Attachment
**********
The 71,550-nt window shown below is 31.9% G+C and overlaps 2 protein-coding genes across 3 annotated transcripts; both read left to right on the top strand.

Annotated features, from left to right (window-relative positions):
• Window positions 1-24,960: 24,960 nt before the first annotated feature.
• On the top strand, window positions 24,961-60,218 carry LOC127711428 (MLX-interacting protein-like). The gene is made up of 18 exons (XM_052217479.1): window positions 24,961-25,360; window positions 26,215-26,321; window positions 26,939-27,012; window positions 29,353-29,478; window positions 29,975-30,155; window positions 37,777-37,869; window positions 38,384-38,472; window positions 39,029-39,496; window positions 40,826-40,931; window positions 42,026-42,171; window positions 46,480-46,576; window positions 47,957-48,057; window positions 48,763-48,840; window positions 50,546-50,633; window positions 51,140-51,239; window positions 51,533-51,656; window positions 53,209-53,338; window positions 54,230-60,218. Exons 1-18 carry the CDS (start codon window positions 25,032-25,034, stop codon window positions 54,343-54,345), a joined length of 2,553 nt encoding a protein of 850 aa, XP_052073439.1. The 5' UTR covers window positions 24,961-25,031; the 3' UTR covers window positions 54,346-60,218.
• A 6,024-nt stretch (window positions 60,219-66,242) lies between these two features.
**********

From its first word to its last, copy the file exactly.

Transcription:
The 71,550-nt window shown below is 31.9% G+C and overlaps 2 protein-coding genes across 3 annotated transcripts; both read left to right on the top strand.

Annotated features, from left to right (window-relative positions):
• Window positions 1-24,960: 24,960 nt before the first annotated feature.
• On the top strand, window positions 24,961-60,218 carry LOC127711428 (MLX-interacting protein-like). The gene is made up of 18 exons (XM_052217479.1): window positions 24,961-25,360; window positions 26,215-26,321; window positions 26,939-27,012; window positions 29,353-29,478; window positions 29,975-30,155; window positions 37,777-37,869; window positions 38,384-38,472; window positions 39,029-39,496; window positions 40,826-40,931; window positions 42,026-42,171; window positions 46,480-46,576; window positions 47,957-48,057; window positions 48,763-48,840; window positions 50,546-50,633; window positions 51,140-51,239; window positions 51,533-51,656; window positions 53,209-53,338; window positions 54,230-60,218. Exons 1-18 carry the CDS (start codon window positions 25,032-25,034, stop codon window positions 54,343-54,345), a joined length of 2,553 nt encoding a protein of 850 aa, XP_052073439.1. The 5' UTR covers window positions 24,961-25,031; the 3' UTR covers window positions 54,346-60,218.
• A 6,024-nt stretch (window positions 60,219-66,242) lies between these two features.